24 24 Bézier Blending Functions every point on curve is linear combination of control points weights of combination are all positive sum of weights is 1 therefore, curve is a convex combination of the control points

25 25 Bézier Curves curve will always remain within convex hull (bounding region) defined by control points

26 26 Bézier Curves interpolate between first, last control points 1 st point’s tangent along line joining 1 st, 2 nd pts 4 th point’s tangent along line joining 3 rd, 4 th pts

27 27 Comparing Hermite and Bézier Bézier Hermite

28 28 Rendering Bezier Curves: Simple evaluate curve at fixed set of parameter values, join points with straight lines advantage: very simple disadvantages: expensive to evaluate the curve at many points no easy way of knowing how fine to sample points, and maybe sampling rate must be different along curve no easy way to adapt: hard to measure deviation of line segment from exact curve

29 29 Rendering Beziers: Subdivision a cubic Bezier curve can be broken into two shorter cubic Bezier curves that exactly cover original curve suggests a rendering algorithm: keep breaking curve into sub-curves stop when control points of each sub-curve are nearly collinear draw the control polygon: polygon formed by control points

30 30 Sub-Dividing Bezier Curves step 1: find the midpoints of the lines joining the original control vertices. call them M 01, M 12, M 23 P0P0 P1P1 P2P2 P3P3 M 01 M 12 M 23

31 31 Sub-Dividing Bezier Curves step 2: find the midpoints of the lines joining M 01, M 12 and M 12, M 23. call them M 012, M 123 P0P0 P1P1 P2P2 P3P3 M 01 M 12 M 23 M 012 M 123

32 32 Sub-Dividing Bezier Curves step 3: find the midpoint of the line joining M 012, M 123. call it M 0123 P0P0 P1P1 P2P2 P3P3 M 01 M 12 M 23 M 012 M 123 M 0123

33 33 Sub-Dividing Bezier Curves curve P 0, M 01, M 012, M 0123 exactly follows original from t=0 to t=0.5 curve M 0123, M 123, M 23, P 3 exactly follows original from t=0.5 to t=1 P0P0 P1P1 P2P2 P3P3 M 01 M 12 M 23 M 012 M 123 M 0123

34 34 Sub-Dividing Bezier Curves P0P0 P1P1 P2P2 P3P3 continue process to create smooth curve

35 35 de Casteljau’s Algorithm can find the point on a Bezier curve for any parameter value t with similar algorithm for t=0.25, instead of taking midpoints take points 0.25 of the way P0P0 P1P1 P2P2 P3P3 M 01 M 12 M 23 t=0.25 demo: www.saltire.com/applets/advanced_geometry/spline/spline.htmwww.saltire.com/applets/advanced_geometry/spline/spline.htm

36 36 Longer Curves a single cubic Bezier or Hermite curve can only capture a small class of curves at most 2 inflection points one solution is to raise the degree allows more control, at the expense of more control points and higher degree polynomials control is not local, one control point influences entire curve better solution is to join pieces of cubic curve together into piecewise cubic curves total curve can be broken into pieces, each of which is cubic local control: each control point only influences a limited part of the curve interaction and design is much easier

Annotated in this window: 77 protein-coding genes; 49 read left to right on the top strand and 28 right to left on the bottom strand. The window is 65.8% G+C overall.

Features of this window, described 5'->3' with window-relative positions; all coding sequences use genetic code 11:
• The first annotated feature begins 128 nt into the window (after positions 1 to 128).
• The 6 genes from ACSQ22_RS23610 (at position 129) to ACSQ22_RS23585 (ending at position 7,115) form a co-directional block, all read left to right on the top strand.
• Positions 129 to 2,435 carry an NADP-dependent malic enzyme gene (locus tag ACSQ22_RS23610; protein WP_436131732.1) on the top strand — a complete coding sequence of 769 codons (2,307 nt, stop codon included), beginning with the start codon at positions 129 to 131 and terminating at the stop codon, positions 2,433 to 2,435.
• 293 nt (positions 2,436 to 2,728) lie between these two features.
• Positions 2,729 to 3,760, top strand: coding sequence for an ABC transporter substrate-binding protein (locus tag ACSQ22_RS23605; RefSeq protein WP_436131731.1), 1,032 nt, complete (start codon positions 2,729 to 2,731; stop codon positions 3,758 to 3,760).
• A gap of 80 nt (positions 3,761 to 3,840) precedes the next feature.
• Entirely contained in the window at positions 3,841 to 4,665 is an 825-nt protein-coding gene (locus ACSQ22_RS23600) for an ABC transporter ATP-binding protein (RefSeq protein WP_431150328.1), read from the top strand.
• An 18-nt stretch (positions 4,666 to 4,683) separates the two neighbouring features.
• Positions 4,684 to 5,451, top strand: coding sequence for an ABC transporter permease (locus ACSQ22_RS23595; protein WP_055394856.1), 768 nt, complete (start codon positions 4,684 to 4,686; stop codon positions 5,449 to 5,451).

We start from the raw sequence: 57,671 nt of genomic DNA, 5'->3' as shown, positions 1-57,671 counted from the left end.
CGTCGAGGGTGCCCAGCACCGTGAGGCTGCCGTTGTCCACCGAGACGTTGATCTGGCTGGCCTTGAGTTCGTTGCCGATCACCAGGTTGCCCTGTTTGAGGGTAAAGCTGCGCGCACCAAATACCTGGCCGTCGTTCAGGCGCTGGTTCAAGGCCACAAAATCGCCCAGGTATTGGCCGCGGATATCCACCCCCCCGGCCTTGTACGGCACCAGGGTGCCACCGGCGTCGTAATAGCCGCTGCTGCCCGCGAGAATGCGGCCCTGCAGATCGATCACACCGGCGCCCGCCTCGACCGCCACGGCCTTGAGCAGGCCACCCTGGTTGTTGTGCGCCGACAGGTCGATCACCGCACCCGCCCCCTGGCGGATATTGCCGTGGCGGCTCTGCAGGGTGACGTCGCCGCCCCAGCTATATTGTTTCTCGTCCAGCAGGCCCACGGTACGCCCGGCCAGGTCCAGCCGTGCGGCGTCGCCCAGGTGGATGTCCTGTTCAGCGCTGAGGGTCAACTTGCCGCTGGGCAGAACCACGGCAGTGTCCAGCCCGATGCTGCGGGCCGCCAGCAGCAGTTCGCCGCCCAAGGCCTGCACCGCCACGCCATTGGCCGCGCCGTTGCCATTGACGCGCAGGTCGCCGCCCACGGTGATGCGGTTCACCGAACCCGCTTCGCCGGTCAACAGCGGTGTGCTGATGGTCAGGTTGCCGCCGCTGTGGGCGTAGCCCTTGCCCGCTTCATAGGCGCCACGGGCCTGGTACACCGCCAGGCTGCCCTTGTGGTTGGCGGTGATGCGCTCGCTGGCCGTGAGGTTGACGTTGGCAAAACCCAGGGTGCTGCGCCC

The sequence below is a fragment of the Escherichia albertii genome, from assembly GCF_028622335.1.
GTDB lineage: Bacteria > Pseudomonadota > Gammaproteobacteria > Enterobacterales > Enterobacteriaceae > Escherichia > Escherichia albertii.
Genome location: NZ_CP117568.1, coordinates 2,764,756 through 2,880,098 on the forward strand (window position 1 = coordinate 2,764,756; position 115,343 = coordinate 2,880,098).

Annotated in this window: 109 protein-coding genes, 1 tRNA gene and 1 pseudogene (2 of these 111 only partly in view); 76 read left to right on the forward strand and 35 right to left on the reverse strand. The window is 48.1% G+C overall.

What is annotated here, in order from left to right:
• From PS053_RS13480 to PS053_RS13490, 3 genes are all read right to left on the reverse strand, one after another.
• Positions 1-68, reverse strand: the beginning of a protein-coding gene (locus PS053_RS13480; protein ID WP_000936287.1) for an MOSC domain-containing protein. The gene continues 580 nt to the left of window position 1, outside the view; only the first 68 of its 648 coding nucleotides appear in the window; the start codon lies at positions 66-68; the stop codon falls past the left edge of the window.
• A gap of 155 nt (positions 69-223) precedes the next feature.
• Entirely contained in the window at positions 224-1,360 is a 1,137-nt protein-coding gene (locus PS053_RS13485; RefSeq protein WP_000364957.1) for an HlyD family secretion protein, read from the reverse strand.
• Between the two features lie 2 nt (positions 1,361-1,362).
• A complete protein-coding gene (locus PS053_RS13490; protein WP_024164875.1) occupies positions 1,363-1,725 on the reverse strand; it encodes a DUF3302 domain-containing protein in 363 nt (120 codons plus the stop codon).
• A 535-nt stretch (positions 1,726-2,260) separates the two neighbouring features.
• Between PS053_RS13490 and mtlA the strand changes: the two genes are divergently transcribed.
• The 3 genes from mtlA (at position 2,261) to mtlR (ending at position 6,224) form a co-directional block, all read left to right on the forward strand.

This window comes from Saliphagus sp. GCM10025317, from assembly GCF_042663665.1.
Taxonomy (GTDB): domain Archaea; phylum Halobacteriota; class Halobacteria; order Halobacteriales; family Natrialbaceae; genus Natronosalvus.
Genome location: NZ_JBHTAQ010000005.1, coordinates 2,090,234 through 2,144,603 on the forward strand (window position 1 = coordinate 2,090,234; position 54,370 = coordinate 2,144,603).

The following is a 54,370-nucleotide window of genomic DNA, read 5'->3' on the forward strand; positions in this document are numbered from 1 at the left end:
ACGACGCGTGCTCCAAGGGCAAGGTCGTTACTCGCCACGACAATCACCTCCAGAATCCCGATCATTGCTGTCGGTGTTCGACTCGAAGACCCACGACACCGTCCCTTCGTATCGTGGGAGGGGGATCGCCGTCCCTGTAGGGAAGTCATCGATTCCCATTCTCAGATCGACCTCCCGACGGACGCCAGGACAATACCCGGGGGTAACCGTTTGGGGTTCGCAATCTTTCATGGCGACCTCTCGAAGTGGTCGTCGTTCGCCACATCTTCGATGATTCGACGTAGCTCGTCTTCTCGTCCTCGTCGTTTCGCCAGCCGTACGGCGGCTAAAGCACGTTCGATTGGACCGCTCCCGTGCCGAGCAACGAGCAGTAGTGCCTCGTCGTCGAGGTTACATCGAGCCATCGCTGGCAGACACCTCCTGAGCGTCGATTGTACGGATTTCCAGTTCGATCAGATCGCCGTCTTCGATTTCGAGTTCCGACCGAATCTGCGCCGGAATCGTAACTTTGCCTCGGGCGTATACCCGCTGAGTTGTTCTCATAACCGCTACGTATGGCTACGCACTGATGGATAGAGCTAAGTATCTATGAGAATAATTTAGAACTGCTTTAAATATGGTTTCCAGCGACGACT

37 37 Piecewise Bezier: Continuity Problems demo: www.cs.princeton.edu/~min/cs426/jar/bezier.htmlwww.cs.princeton.edu/~min/cs426/jar/bezier.html

38 38 Continuity when two curves joined, typically want some degree of continuity across knot boundary C0, “C-zero”, point-wise continuous, curves share same point where they join C1, “C-one”, continuous derivatives C2, “C-two”, continuous second derivatives

39 39 Geometric Continuity derivative continuity is important for animation if object moves along curve with constant parametric speed, should be no sudden jump at knots for other applications, tangent continuity suffices requires that the tangents point in the same direction referred to as G 1 geometric continuity curves could be made C 1 with a re-parameterization geometric version of C 2 is G 2, based on curves having the same radius of curvature across the knot

40 40 Achieving Continuity Hermite curves user specifies derivatives, so C 1 by sharing points and derivatives across knot Bezier curves they interpolate endpoints, so C 0 by sharing control pts introduce additional constraints to get C 1 parametric derivative is a constant multiple of vector joining first/last 2 control points so C 1 achieved by setting P 0,3 =P 1,0 =J, and making P 0,2 and J and P 1,1 collinear, with J-P 0,2 =P 1,1 -J C 2 comes from further constraints on P 0,1 and P 1,2 leads to...

41 41 B-Spline Curve start with a sequence of control points select four from middle of sequence (p i-2, p i-1, p i, p i+1 ) Bezier and Hermite goes between p i-2 and p i+1 B-Spline doesn’t interpolate (touch) any of them but approximates the going through p i-1 and p i P0P0 P1P1 P3P3 P2P2 P4P4 P5P5 P6P6

42 42 B-Spline by far the most popular spline used C 0, C 1, and C 2 continuous demo: www.siggraph.org/education/materials/HyperGraph/modeling/splines/demoprog/curve.htmlwww.siggraph.org/education/materials/HyperGraph/modeling/splines/demoprog/curve.html

43 43 B-Spline locality of points